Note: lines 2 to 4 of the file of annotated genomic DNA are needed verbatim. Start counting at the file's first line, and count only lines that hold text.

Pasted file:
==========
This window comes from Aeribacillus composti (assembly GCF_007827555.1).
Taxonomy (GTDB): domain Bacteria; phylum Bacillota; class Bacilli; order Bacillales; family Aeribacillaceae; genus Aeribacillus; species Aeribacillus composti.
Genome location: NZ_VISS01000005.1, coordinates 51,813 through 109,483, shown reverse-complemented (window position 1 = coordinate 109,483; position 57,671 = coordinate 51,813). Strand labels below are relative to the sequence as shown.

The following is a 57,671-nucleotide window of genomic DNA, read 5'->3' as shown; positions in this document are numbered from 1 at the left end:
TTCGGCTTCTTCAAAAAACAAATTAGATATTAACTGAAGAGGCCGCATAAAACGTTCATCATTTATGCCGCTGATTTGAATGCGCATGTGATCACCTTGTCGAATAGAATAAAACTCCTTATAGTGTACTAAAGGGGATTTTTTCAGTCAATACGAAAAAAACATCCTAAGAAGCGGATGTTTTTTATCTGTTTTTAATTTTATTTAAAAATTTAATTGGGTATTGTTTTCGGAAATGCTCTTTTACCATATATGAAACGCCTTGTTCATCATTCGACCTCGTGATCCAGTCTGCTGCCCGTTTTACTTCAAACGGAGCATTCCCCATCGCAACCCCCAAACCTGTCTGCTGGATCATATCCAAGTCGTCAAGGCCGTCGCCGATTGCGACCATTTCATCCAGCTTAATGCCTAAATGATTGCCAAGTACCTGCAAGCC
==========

Taxonomy (GTDB): domain Bacteria; phylum Bacillota; class Bacilli; order Bacillales; family Aeribacillaceae; genus Aeribacillus; species Aeribacillus composti.
Genome location: NZ_VISS01000005.1, coordinates 51,813 through 109,483, shown reverse-complemented (window position 1 = coordinate 109,483; position 57,671 = coordinate 51,813). Strand labels below are relative to the sequence as shown.

The following is a 57,671-nucleotide window of genomic DNA, read 5'->3' as shown; positions in this document are numbered from 1 at the left end: